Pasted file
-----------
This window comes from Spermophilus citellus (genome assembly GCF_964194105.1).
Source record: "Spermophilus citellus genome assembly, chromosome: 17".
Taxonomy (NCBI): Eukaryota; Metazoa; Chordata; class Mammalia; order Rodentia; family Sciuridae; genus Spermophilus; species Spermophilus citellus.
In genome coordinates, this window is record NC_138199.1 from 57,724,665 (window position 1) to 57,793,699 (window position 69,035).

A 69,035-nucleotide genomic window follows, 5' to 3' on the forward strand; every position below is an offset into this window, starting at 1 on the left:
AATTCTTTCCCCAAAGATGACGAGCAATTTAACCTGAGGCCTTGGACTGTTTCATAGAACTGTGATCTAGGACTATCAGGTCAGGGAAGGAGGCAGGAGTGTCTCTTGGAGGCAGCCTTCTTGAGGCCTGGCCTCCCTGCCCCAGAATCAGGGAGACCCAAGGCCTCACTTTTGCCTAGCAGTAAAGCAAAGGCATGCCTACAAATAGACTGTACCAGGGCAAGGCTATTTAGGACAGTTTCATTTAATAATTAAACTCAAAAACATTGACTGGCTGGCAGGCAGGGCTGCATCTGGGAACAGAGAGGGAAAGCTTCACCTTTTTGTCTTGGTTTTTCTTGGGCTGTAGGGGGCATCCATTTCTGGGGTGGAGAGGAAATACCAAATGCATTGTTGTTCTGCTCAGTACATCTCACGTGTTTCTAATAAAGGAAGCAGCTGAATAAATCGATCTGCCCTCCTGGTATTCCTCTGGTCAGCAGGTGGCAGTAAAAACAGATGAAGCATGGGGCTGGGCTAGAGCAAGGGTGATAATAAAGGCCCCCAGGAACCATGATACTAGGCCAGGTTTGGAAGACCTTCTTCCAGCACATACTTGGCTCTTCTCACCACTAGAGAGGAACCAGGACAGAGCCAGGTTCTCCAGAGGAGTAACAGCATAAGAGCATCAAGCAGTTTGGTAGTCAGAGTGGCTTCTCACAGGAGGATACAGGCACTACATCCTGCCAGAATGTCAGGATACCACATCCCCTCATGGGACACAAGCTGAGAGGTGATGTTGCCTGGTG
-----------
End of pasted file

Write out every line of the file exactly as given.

This window comes from Spermophilus citellus (genome assembly GCF_964194105.1).
Source record: "Spermophilus citellus genome assembly, chromosome: 17".
Taxonomy (NCBI): Eukaryota; Metazoa; Chordata; class Mammalia; order Rodentia; family Sciuridae; genus Spermophilus; species Spermophilus citellus.
In genome coordinates, this window is record NC_138199.1 from 57,724,665 (window position 1) to 57,793,699 (window position 69,035).

A 69,035-nucleotide genomic window follows, 5' to 3' on the forward strand; every position below is an offset into this window, starting at 1 on the left:
AATTCTTTCCCCAAAGATGACGAGCAATTTAACCTGAGGCCTTGGACTGTTTCATAGAACTGTGATCTAGGACTATCAGGTCAGGGAAGGAGGCAGGAGTGTCTCTTGGAGGCAGCCTTCTTGAGGCCTGGCCTCCCTGCCCCAGAATCAGGGAGACCCAAGGCCTCACTTTTGCCTAGCAGTAAAGCAAAGGCATGCCTACAAATAGACTGTACCAGGGCAAGGCTATTTAGGACAGTTTCATTTAATAATTAAACTCAAAAACATTGACTGGCTGGCAGGCAGGGCTGCATCTGGGAACAGAGAGGGAAAGCTTCACCTTTTTGTCTTGGTTTTTCTTGGGCTGTAGGGGGCATCCATTTCTGGGGTGGAGAGGAAATACCAAATGCATTGTTGTTCTGCTCAGTACATCTCACGTGTTTCTAATAAAGGAAGCAGCTGAATAAATCGATCTGCCCTCCTGGTATTCCTCTGGTCAGCAGGTGGCAGTAAAAACAGATGAAGCATGGGGCTGGGCTAGAGCAAGGGTGATAATAAAGGCCCCCAGGAACCATGATACTAGGCCAGGTTTGGAAGACCTTCTTCCAGCACATACTTGGCTCTTCTCACCACTAGAGAGGAACCAGGACAGAGCCAGGTTCTCCAGAGGAGTAACAGCATAAGAGCATCAAGCAGTTTGGTAGTCAGAGTGGCTTCTCACAGGAGGATACAGGCACTACATCCTGCCAGAATGTCAGGATACCACATCCCCTCATGGGACACAAGCTGAGAGGTGATGTTGCCTGGTG